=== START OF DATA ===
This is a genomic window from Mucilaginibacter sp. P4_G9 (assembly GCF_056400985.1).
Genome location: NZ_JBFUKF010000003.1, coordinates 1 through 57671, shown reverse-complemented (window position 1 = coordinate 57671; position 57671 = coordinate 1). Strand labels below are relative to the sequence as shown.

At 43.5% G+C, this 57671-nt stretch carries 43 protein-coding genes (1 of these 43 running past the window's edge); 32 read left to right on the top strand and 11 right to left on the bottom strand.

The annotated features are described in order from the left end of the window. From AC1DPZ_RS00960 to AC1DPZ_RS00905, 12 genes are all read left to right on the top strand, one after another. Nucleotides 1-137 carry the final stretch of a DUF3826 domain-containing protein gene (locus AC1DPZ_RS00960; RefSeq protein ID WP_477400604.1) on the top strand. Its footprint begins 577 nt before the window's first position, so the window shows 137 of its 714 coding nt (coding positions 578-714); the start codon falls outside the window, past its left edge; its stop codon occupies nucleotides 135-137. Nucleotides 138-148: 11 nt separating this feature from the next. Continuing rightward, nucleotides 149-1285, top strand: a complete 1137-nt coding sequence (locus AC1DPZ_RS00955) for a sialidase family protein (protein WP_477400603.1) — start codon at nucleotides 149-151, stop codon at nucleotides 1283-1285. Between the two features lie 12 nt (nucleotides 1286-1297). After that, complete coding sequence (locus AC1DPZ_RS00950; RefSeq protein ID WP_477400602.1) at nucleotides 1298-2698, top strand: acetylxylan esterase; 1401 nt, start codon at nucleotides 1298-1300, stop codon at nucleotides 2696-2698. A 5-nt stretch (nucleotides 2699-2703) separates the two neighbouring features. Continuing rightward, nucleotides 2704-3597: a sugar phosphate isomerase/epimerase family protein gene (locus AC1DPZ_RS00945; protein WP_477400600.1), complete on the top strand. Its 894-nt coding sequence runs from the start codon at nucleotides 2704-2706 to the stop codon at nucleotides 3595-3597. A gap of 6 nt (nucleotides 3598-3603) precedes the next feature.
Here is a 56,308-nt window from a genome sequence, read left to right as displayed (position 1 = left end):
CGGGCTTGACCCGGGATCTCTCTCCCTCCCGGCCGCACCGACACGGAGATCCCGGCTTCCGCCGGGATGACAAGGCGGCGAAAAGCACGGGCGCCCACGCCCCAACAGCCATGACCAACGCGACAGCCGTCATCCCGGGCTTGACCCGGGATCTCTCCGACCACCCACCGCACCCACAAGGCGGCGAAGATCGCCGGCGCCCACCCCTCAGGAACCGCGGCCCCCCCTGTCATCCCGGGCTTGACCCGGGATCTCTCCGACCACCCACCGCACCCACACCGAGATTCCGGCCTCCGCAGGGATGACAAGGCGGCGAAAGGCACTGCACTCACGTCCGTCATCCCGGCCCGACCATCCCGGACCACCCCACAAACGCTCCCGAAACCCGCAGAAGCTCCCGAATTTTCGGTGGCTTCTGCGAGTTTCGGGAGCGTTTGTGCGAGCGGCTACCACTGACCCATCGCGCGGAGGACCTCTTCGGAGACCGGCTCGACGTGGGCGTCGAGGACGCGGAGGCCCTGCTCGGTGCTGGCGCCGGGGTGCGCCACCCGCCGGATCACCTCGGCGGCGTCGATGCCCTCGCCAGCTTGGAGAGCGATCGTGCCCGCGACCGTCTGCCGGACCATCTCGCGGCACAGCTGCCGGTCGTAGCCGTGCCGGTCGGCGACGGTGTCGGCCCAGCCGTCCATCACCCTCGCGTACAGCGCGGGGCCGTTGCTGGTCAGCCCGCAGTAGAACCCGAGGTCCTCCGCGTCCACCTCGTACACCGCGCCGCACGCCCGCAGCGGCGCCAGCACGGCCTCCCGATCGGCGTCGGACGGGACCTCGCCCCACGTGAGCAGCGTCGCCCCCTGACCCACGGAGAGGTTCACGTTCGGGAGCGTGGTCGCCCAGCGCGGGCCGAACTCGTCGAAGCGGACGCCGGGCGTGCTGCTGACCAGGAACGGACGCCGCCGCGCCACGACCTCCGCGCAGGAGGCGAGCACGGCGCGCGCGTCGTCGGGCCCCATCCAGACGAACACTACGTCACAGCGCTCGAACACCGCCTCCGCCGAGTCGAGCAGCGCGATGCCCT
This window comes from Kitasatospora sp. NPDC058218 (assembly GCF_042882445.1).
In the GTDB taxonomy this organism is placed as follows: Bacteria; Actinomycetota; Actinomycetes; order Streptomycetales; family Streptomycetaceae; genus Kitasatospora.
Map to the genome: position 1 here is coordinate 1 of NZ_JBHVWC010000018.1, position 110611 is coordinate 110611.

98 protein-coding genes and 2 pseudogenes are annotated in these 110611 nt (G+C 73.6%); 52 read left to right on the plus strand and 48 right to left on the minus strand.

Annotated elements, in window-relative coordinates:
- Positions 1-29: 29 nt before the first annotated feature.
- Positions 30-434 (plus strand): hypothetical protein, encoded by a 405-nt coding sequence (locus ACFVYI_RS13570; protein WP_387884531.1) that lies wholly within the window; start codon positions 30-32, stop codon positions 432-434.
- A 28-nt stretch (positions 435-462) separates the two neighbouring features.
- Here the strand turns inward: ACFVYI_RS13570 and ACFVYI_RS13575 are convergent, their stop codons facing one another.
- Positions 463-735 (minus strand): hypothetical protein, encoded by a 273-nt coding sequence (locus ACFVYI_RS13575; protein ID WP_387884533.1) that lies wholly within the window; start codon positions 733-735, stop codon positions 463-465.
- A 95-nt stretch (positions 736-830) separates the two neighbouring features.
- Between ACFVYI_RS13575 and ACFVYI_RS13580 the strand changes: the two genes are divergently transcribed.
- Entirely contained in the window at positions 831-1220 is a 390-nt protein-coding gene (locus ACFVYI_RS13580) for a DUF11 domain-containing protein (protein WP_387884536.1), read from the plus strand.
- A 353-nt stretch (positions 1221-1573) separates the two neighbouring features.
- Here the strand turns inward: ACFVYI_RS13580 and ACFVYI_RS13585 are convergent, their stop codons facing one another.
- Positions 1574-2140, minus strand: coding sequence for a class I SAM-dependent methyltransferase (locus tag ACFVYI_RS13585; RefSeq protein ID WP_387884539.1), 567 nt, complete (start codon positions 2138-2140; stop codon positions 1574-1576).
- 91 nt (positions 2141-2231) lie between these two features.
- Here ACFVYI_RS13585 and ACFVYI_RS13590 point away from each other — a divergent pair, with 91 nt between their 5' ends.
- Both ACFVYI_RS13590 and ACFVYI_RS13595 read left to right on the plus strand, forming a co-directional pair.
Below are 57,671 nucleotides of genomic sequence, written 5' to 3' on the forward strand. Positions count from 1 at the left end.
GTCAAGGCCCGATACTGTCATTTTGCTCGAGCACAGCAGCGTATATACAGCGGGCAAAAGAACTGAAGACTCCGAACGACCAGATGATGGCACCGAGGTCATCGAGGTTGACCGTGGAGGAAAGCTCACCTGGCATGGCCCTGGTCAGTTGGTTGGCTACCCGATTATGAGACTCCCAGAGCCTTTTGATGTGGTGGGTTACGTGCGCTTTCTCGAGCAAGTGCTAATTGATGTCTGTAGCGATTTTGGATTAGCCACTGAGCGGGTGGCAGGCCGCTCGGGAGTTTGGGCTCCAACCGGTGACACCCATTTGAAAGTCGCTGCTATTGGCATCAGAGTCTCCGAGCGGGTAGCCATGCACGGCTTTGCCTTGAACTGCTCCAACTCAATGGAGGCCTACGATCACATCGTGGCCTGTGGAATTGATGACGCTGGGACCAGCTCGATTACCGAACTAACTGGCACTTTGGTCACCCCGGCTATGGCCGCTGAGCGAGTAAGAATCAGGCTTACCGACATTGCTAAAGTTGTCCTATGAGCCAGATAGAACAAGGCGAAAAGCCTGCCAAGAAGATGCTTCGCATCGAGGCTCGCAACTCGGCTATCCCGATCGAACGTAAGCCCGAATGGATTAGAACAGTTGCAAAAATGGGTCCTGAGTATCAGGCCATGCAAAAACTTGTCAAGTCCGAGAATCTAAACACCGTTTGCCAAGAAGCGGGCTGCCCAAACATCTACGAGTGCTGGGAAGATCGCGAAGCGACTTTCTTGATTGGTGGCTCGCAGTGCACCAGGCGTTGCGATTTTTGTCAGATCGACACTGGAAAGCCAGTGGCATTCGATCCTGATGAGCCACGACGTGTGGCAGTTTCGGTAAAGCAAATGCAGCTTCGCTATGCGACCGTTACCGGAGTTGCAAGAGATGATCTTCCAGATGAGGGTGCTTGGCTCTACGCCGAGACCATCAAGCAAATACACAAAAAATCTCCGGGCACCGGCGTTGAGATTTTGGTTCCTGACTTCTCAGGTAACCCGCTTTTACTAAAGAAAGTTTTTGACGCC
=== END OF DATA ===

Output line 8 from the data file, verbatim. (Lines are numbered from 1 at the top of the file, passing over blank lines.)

In the GTDB taxonomy this organism is placed as follows: Bacteria; Actinomycetota; Actinomycetes; order Streptomycetales; family Streptomycetaceae; genus Kitasatospora.